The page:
OKLAHOMA CITY, Oklahoma -- In an unusually early and strong warning, national weather forecasters cautioned Friday that conditions are ripe for violent tornadoes to rip through the nation’s midsection from Texas to Minnesota this weekend.
As states across the middle of the country prepared for the worst, storms were already kicking off in Norman, Okla., where a twister whizzed by the nation’s tornado forecasting headquarters but caused little damage.
It was only the second time in U.S. history that the Storm Prediction Center issued a high-risk warning more than 24 hours in advance, said Russ Schneider, director of the center, which is part of the National Weather Service. The first such warning was issued in April 2006 before nearly 100 tornadoes tore across a large swathe of the southeastern U.S.
The latest warning covers portions of Illinois, Iowa, Kansas, Missouri, Nebraska, Oklahoma and Texas. The worst weather is expected to develop late Saturday afternoon between Oklahoma City and Salina, Kan., but other areas also could see severe storms with baseball-sized hail and winds of up to 70 mph, forecasters at the Storm Prediction Center said Friday.
The 4Warn Storm Team will be tracking the storms all weekend. We'll have you covered in the event storms sweep through the viewing area. Click here for the KMOV.com Storm Mode page with the lastest weather condition updates.
The outbreak could be a “high-end, life threatening event,” the center said.
The strongly worded warning came after the National Weather Service announced last month that it would start using terms like “mass devastation,” “unsurvivable” and “catastrophic” in its warnings in an effort to get more people to take heed. It said it would test the new warnings in Kansas and Missouri through the late fall before deciding whether to expand them to other parts of the country.
Forecaster Daryl Williams confirmed Friday that a tornado had touched down about 4 p.m. near the University of Oklahoma campus in Norman. The weather service is housed at the university, and a university spokesman said non-essential personnel there as well as students were ordered to take shelter.
Video from television helicopters show several buildings damaged in the city of about 100,000 about 20 miles south of Oklahoma City, but Oklahoma Department of Emergency Management spokeswoman Keli Cain said there were no reports of injuries.
Storms were developing as cold air from the west hit low-level moisture coming up from the Gulf of Mexico. The difference in wind direction and speed was creating instability in the atmosphere that can spawn tornadoes, said Scott Curl, a meteorologist at the NWS.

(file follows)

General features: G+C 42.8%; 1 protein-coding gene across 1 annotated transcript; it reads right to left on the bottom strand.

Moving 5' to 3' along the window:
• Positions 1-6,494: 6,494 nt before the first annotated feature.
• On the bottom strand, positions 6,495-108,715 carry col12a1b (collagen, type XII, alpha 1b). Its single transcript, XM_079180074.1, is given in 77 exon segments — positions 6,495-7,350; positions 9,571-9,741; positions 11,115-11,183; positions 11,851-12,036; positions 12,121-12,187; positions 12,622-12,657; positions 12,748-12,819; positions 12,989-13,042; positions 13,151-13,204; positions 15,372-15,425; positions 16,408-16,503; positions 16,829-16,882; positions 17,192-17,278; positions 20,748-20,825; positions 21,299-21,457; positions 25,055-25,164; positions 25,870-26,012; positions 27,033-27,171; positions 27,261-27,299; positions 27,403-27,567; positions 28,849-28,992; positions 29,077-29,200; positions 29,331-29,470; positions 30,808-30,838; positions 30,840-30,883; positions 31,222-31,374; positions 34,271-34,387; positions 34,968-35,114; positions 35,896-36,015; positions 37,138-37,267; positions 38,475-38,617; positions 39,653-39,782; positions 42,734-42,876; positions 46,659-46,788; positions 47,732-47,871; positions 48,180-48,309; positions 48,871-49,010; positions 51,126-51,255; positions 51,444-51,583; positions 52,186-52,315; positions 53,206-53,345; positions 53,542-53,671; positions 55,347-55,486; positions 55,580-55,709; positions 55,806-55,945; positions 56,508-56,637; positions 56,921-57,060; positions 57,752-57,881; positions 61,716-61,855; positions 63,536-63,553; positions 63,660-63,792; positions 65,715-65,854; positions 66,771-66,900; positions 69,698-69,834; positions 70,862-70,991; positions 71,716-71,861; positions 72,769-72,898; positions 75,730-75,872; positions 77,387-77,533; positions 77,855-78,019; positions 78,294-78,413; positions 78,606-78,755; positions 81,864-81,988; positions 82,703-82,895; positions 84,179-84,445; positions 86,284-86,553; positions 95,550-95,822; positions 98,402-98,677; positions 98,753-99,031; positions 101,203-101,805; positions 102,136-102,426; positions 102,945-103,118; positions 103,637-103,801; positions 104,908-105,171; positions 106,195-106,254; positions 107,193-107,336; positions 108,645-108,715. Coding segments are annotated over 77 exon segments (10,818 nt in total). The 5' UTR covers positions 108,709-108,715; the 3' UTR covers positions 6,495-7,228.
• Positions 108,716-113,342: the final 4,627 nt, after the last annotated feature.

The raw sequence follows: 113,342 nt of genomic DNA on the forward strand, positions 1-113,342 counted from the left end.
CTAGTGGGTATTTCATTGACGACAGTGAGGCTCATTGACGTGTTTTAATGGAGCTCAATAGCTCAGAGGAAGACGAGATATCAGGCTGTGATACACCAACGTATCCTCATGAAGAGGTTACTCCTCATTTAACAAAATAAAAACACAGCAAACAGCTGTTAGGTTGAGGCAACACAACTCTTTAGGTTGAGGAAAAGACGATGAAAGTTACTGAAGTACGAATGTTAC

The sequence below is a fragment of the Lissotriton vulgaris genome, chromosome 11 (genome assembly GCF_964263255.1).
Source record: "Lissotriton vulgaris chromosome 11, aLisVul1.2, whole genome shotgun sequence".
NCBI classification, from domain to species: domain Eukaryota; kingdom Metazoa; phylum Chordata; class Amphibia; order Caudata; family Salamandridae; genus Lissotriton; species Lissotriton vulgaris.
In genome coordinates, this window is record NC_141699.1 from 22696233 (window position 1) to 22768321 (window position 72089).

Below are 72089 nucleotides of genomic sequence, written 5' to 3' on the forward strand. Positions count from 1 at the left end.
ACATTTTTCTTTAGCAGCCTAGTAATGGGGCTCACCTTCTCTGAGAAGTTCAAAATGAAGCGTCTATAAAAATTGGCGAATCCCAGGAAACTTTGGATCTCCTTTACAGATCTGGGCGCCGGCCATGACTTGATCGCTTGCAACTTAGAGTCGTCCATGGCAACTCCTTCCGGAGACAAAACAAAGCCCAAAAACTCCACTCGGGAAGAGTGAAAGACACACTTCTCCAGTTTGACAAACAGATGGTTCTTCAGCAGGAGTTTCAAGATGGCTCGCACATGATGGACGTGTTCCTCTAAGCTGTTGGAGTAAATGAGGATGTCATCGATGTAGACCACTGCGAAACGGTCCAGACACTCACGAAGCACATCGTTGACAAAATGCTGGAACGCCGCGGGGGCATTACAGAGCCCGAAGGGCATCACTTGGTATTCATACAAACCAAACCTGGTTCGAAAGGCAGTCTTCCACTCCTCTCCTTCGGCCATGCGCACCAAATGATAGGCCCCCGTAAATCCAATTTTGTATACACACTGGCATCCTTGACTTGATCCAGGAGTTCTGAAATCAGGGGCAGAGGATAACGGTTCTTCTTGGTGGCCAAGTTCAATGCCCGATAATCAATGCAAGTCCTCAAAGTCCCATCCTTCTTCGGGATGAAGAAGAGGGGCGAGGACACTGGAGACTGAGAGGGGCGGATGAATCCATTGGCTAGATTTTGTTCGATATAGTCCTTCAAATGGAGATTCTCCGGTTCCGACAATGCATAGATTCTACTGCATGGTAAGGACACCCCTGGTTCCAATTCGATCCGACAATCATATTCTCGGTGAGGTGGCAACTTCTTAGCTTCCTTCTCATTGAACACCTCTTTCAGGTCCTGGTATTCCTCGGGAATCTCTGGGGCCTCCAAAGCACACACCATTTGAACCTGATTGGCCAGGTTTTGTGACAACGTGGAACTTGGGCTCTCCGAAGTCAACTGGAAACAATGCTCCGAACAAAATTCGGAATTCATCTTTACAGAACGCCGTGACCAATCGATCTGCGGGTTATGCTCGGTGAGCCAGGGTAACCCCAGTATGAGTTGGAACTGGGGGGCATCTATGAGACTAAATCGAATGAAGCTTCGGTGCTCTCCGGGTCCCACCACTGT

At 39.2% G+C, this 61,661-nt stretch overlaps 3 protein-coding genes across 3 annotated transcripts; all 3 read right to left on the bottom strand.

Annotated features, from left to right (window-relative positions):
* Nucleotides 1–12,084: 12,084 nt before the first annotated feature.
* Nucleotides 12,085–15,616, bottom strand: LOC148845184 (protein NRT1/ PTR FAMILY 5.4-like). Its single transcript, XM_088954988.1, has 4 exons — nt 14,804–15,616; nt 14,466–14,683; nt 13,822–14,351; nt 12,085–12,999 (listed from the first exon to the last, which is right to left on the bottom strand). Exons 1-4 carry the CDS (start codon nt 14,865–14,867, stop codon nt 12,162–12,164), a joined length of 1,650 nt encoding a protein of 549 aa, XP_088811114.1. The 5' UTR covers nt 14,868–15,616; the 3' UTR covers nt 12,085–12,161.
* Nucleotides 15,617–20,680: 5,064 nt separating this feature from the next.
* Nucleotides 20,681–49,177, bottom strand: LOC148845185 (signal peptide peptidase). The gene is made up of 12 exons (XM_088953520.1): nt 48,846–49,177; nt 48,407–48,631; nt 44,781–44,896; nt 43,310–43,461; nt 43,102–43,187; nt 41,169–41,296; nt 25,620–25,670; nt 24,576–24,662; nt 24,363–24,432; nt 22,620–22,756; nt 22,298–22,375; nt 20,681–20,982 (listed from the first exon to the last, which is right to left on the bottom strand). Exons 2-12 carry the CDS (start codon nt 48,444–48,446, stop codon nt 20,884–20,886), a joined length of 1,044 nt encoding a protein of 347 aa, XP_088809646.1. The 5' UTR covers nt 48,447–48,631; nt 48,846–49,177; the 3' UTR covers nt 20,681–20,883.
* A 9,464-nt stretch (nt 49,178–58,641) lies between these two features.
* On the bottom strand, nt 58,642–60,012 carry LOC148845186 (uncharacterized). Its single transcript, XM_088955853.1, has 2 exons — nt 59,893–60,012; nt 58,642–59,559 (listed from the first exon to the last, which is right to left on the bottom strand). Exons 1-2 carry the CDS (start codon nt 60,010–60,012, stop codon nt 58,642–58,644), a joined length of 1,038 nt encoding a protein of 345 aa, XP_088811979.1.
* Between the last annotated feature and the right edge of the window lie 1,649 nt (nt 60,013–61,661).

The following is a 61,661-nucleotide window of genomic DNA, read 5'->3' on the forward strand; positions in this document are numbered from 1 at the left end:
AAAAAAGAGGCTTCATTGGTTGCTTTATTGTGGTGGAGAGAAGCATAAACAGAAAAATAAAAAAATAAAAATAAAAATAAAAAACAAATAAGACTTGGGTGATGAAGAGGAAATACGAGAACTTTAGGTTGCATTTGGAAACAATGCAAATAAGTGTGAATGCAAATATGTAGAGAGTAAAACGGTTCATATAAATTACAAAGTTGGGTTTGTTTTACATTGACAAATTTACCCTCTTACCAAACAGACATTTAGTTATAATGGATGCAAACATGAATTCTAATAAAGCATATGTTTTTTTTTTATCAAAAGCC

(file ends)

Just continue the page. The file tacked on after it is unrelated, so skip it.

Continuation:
“This is a very powerful weather situation,” Schneider said. “The environment is extremely favorable for violent, long-track tornadoes.
“The only question is when and where these storms will initially develop.”
With the worst storms expected in Oklahoma and Kansas, emergency management officials warned residents to stay updated on weather developments and create a plan for where they and their families would go if a tornado developed.
“We know it’s a Saturday and that people are going to be out and about, so stay weather aware,” said Keli Cain, a spokesman for the Oklahoma Department of Emergency Management. “Have your cell phone on you, keep it charged and make sure you’re checking the weather throughout the day so you don’t get caught off guard.”
People also should put together an emergency preparedness kit that includes a pair of boots, rain gear, flashlight, battery-operated radio, first-aid kit and a few days’ supply of food and water.
“It seems like it’s kind of a big deal this time,” said Monte Evans, a 42-year-old middle school teacher in Wichita, Kan., who said he planned to keep a close eye on the weather and take shelter in his basement with his wife and four children, ages six to 11, if tornadoes hit.
“But they always say it’s coming and then ends up somewhere else. You just do the best you can and get ready if it happens.”
Medical officials in Oklahoma warned residents not to seek shelter at hospitals or other public buildings, but rather to stay inside their homes in a basement or interior closet.
During a tornado outbreak last spring, hundreds of residents packed Oklahoma City hospitals seeking shelter from a violent series of twisters that killed seven people in Oklahoma and Kansas.
“We had people actually lining the halls,” said Michael Murphy of the Emergency Medical Services Authority. “Had we experienced a mass casualty incident, it really could have placed a strain on our resources.”